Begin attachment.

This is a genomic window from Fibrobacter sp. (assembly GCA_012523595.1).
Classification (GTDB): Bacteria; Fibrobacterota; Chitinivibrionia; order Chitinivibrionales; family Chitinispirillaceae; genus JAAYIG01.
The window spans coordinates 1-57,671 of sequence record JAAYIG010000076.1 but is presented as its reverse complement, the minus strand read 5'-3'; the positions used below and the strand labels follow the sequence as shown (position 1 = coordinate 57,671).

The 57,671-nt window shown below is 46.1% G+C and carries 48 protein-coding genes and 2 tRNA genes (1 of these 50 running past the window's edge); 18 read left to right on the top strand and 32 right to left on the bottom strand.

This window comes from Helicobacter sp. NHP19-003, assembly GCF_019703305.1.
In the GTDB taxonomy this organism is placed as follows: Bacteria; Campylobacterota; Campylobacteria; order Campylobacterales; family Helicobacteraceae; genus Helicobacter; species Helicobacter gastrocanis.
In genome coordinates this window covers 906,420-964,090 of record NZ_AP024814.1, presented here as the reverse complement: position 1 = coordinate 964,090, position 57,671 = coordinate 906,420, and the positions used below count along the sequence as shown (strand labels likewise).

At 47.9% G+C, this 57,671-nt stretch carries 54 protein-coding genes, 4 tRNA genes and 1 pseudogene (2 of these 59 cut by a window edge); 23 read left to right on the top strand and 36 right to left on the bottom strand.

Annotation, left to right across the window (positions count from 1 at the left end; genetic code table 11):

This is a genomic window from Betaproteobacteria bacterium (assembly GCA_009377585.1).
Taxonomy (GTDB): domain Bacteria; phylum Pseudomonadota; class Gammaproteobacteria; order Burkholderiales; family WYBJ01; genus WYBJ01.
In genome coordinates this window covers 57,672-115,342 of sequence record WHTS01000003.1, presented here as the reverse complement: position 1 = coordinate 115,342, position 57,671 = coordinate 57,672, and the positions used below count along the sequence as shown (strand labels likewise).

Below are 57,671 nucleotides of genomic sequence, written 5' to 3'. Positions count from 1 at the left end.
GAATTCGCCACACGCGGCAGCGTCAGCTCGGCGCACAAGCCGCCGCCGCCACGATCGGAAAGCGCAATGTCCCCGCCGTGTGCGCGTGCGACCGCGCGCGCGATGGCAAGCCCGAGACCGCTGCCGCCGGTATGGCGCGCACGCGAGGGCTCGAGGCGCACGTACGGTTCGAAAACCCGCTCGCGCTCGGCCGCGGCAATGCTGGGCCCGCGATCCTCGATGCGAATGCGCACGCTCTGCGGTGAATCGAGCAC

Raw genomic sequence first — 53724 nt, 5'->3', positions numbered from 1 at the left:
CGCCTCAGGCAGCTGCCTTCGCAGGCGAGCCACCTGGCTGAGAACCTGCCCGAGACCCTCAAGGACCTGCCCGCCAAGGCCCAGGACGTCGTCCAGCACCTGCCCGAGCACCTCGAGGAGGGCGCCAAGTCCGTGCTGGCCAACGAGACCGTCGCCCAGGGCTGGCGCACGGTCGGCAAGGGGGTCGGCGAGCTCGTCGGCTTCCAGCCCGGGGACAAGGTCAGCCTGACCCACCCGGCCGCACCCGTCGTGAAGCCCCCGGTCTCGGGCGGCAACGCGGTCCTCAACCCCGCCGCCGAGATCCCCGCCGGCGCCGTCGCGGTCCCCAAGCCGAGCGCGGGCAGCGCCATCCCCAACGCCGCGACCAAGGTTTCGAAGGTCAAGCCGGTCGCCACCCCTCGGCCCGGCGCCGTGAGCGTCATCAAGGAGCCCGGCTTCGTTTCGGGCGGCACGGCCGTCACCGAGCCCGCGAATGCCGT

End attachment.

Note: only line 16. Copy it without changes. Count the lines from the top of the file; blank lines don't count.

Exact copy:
CGCCTCAGGCAGCTGCCTTCGCAGGCGAGCCACCTGGCTGAGAACCTGCCCGAGACCCTCAAGGACCTGCCCGCCAAGGCCCAGGACGTCGTCCAGCACCTGCCCGAGCACCTCGAGGAGGGCGCCAAGTCCGTGCTGGCCAACGAGACCGTCGCCCAGGGCTGGCGCACGGTCGGCAAGGGGGTCGGCGAGCTCGTCGGCTTCCAGCCCGGGGACAAGGTCAGCCTGACCCACCCGGCCGCACCCGTCGTGAAGCCCCCGGTCTCGGGCGGCAACGCGGTCCTCAACCCCGCCGCCGAGATCCCCGCCGGCGCCGTCGCGGTCCCCAAGCCGAGCGCGGGCAGCGCCATCCCCAACGCCGCGACCAAGGTTTCGAAGGTCAAGCCGGTCGCCACCCCTCGGCCCGGCGCCGTGAGCGTCATCAAGGAGCCCGGCTTCGTTTCGGGCGGCACGGCCGTCACCGAGCCCGCGAATGCCGT